May 15,2009

Shanghai Receives Support From Beijing, But Needs More "Animal Spirits"

By CSC staff, Shanghai

While Shanghai is making the Lujiazhui Forum an annual event for top Beijing financial officials to come and express their support and share ideas to support Shanghai’s ambition, Governor Zhou Xiaochuan of the People’s Bank of China says Beijing also needs to work to preserve Hong Kong’s status as an international financial center. 

While supporting Shanghai’s aspirations to mold itself into a full-service financial powerhouse has gained consensus among decision-makers in Beijing, Hong Kong has been lobbying very hard for equal treatment and the central government has been cautious not to downplay the southern metropolis. "We will co-ordinate Shanghai and Hong Kong’s roles, avoiding conflict from competition. The policy is to promote their mutual complementarities."

Shanghai has been criticized for its passivity, waiting for support or favor from the central government. Zhou would like the city to display a bit more "animal spirits." "While excessive risk-taking can lead to crisis, China’s investors also need to avoid risk-aversion. China encourages innovation, which is impossible without taking risk."

Shanghai needs to prepare itself for the risk a financial center may incur. "A financial center draws risk. When financial crisis comes, a financial center is always hit hard. You need to look at NYC and London now." He might also have mentioned Hong Kong, which has weathered many financial ups and downs and always come back stronger.

Liu Mingkang, Chairman of the China Banking Regulatory Commission, adds that, "Risk management does not mean full risk aversion. Banks need to pursue risk-adjusted return. For Shanghai banks to jump out, they need to take the lead in managing risk.

Recently, the State Council, the cabinet of the Chinese government, stated (again) that it supports Shanghai’s efforts to build an international financial center, mainly in the Pudong district, which recently acquired a adjacent coastal country.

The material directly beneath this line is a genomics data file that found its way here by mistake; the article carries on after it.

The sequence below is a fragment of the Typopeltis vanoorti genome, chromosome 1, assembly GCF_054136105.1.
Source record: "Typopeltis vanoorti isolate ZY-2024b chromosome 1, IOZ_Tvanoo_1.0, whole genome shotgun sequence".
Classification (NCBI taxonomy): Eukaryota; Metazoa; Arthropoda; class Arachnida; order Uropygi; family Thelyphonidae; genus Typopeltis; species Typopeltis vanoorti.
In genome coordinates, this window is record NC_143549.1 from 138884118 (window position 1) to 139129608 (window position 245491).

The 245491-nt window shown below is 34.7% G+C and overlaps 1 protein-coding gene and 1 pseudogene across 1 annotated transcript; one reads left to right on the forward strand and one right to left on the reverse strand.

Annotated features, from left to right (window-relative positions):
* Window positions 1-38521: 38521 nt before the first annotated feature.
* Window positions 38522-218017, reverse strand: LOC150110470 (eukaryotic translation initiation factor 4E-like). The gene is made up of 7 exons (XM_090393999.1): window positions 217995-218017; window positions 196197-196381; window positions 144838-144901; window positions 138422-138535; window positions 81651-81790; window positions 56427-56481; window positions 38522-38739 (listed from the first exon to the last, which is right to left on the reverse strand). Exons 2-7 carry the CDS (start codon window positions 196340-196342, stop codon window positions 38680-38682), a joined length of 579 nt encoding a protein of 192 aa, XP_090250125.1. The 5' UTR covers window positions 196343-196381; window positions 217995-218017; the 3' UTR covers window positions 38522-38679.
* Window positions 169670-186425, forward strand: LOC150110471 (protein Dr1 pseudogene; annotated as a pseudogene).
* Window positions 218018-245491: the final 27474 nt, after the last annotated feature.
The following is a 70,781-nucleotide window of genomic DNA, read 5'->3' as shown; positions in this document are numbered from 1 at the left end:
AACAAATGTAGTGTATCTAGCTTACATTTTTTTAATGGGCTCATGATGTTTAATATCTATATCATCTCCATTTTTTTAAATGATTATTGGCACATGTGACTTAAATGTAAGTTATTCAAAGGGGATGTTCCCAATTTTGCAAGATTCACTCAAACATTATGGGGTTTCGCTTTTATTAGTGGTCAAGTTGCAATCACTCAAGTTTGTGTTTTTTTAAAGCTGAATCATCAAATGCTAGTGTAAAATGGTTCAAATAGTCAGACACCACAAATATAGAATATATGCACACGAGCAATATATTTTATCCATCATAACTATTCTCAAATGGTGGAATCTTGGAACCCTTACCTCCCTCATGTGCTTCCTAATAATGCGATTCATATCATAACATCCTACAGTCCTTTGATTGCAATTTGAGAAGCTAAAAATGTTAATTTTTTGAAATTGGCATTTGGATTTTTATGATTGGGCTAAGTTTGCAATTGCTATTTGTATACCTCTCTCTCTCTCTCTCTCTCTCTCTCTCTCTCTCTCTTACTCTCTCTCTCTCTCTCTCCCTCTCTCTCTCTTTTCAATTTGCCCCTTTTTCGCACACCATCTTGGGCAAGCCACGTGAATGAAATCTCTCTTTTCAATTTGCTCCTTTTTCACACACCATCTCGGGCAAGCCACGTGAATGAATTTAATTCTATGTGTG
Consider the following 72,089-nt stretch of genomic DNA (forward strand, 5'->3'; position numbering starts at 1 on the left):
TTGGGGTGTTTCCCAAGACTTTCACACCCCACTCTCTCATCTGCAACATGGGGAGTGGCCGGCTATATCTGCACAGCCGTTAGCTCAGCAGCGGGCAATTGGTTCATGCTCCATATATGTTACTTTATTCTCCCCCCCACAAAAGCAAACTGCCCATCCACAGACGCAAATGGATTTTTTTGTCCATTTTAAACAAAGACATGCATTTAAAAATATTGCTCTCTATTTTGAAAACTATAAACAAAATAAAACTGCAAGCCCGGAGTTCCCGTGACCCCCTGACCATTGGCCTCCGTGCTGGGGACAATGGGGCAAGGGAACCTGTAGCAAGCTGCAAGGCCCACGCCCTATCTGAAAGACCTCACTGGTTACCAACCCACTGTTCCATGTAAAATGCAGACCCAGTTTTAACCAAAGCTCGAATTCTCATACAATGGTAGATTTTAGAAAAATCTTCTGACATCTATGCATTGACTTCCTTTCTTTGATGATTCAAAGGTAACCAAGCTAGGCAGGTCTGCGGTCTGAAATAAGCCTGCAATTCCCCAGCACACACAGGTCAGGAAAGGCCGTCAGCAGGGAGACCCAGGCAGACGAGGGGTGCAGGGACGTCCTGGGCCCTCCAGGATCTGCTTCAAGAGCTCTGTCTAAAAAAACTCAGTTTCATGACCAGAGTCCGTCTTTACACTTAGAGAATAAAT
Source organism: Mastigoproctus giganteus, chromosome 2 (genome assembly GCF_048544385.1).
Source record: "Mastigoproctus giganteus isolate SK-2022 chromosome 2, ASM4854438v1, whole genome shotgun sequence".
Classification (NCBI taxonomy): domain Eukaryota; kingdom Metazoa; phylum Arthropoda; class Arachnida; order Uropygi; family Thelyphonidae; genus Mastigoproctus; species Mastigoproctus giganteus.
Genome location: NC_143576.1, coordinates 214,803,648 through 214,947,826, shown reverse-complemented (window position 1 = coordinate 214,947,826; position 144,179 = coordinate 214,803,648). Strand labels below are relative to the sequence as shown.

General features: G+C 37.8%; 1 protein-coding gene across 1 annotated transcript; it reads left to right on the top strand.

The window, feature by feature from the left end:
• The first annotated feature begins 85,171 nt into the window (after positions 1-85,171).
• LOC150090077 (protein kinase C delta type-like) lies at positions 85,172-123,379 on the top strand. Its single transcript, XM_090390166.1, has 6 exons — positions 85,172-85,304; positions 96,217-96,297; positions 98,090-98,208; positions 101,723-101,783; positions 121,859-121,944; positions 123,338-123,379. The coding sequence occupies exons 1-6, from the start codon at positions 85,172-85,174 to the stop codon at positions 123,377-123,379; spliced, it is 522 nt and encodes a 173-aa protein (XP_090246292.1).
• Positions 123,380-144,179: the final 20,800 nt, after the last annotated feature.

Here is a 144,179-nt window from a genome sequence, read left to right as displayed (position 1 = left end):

China is awash in money due to its high savings rate. China needs to efficiently transfer its huge savings to investment, including overseas investment. Zhou suggests that Shanghai serve investment funds aimed at investing both domestically and overseas. "China will accelerate the development of funds. Shanghai should play an important role as the headquarters of investment funds."

Shanghai’s capital market is developing quickly. According to Chairman Shang Fulin of the China Securities Regulatory Commission, the A-share market of the combined Shanghai and Shenzhen Stock Exchanges has become the third largest capital market in the world in terms of the market capitalization. And the Shanghai Exchange by itself has become the fourth largest, after only New York, London, and Tokyo.

With Shenzhen ready to launch a Growth Enterprise Board, Shanghai is trying to build a international board, attracting foreign companies to list, and such companies with extensive business and long-term commitment in China as HSBC and Fortescue Metals Group (FMG), the third largest iron ore miner in Australia, have expressed keen interest.


 

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